How much should we really work? [Article]

I thought it was another joke about the ever shortening work-week, but no it isn't. James W Vaupel, head of the new Danish Max Planck research center says the 40 hour week (for some of those lucky folk) is outdated. He proposes instead that we work only 25 hours a week, but work until we turn 80.  Spreading out working hours over the full course of a person’s life, Vaupel argues, is both psychologically and physically beneficial at all stages of life.

Sunny Cowgirls - Green and Gold [Video]

The Sunny Cowgirls paint a vivid picture of Australia in their brilliantly written song called "Green and Gold".

Thursday, February 7, 2013

Three conversations for parents: navigating networked publics [Article]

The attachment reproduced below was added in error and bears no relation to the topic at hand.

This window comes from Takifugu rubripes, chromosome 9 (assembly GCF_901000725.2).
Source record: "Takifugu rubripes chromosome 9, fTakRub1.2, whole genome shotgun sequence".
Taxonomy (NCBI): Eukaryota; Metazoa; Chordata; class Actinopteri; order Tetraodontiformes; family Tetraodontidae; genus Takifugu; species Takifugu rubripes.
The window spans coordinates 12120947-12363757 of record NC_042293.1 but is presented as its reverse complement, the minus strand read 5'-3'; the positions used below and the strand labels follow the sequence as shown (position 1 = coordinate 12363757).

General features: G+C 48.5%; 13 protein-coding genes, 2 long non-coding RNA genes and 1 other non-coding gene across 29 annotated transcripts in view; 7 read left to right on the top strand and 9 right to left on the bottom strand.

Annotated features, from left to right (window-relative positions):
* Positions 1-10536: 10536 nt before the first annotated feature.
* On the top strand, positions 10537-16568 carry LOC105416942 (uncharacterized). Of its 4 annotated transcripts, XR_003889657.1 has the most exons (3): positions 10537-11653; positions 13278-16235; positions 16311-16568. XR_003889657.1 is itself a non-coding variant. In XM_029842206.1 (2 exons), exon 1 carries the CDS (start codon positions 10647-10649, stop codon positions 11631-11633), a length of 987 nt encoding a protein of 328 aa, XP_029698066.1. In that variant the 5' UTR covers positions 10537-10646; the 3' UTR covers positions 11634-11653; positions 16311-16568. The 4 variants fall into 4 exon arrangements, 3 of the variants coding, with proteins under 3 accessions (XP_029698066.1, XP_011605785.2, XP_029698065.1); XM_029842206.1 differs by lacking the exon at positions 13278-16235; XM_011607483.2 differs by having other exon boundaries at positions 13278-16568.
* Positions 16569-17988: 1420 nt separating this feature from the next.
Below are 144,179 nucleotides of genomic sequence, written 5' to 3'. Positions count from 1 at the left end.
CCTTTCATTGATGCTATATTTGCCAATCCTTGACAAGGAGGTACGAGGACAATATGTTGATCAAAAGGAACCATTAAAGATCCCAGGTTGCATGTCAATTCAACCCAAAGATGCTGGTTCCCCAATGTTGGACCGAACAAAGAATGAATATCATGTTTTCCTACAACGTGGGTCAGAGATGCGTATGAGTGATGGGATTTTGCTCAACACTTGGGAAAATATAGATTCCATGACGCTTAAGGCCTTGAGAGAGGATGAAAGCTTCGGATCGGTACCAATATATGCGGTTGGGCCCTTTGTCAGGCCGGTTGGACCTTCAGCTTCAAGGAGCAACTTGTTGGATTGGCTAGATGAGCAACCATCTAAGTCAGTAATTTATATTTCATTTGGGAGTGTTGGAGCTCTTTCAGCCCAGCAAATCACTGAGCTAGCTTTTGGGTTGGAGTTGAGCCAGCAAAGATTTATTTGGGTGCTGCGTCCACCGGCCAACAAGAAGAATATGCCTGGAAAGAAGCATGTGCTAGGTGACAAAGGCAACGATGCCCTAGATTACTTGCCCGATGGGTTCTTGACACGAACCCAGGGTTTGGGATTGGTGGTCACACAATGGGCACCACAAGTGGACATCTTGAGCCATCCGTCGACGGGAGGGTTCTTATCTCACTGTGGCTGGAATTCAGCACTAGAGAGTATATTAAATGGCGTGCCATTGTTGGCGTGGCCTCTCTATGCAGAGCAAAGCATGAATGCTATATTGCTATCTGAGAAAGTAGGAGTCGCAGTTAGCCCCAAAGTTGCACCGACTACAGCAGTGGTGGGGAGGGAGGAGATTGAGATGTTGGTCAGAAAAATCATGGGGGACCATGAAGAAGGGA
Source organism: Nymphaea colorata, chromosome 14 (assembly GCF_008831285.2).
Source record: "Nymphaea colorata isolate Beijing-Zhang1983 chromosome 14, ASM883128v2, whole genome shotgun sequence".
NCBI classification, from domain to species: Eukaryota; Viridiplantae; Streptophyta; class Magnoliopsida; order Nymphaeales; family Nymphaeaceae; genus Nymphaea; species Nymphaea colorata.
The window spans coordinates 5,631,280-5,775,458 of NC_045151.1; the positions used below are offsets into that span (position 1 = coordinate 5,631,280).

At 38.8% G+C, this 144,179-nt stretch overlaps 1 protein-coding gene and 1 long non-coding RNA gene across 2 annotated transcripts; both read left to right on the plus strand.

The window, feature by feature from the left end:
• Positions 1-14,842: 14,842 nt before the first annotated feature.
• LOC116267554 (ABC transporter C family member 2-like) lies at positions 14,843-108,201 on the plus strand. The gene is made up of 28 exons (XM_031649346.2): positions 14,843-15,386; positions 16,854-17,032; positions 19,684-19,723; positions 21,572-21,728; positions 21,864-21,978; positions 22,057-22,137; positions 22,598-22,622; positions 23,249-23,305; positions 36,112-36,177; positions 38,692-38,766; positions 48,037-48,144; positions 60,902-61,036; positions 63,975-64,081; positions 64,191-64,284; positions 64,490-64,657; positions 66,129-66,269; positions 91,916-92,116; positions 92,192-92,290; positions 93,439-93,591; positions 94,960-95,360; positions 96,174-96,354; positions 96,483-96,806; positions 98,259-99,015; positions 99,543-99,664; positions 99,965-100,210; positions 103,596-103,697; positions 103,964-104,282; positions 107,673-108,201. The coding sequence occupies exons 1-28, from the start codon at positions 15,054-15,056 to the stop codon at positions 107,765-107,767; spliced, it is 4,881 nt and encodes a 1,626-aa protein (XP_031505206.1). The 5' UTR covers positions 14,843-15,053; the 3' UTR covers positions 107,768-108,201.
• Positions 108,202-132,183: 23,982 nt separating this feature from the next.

This short article is probably more suited for parents of young children:  Microsoft researcher Dana Boyd has some advice for parents who are struggling with their children's use of social media: she reminds us that the advice that children need to negotiate networked publics parallels advice that parents have always given when their children encounter public spaces. The networked society that we live in today may feel radically different, but many youth are struggling with the things they’ve always struggled with.They’re trying to figure out who they are and how they fit into the bigger world. They want to hang out with friends, but they’re also trying to figure out the status games of their peers.

C'mon lets do the twist: How owls turn their heads around 270 degrees [Article]

They are the only species that can turn their heads around 270 degrees.  Educate yourself on how owls do the twist without breaking their necks or severing their arteries. A couple of interesting videos in there too! What would you do if you could see behind you this way?

I've been everywhere [Video]

I found this to be the best way to get to know of Australian town names - listen to one of the giants of Australian folk music, Lucky Starr performing "I've been everywhere". And here's a lyrical list of the towns he says he's been to.

Henry the fiddler [Video]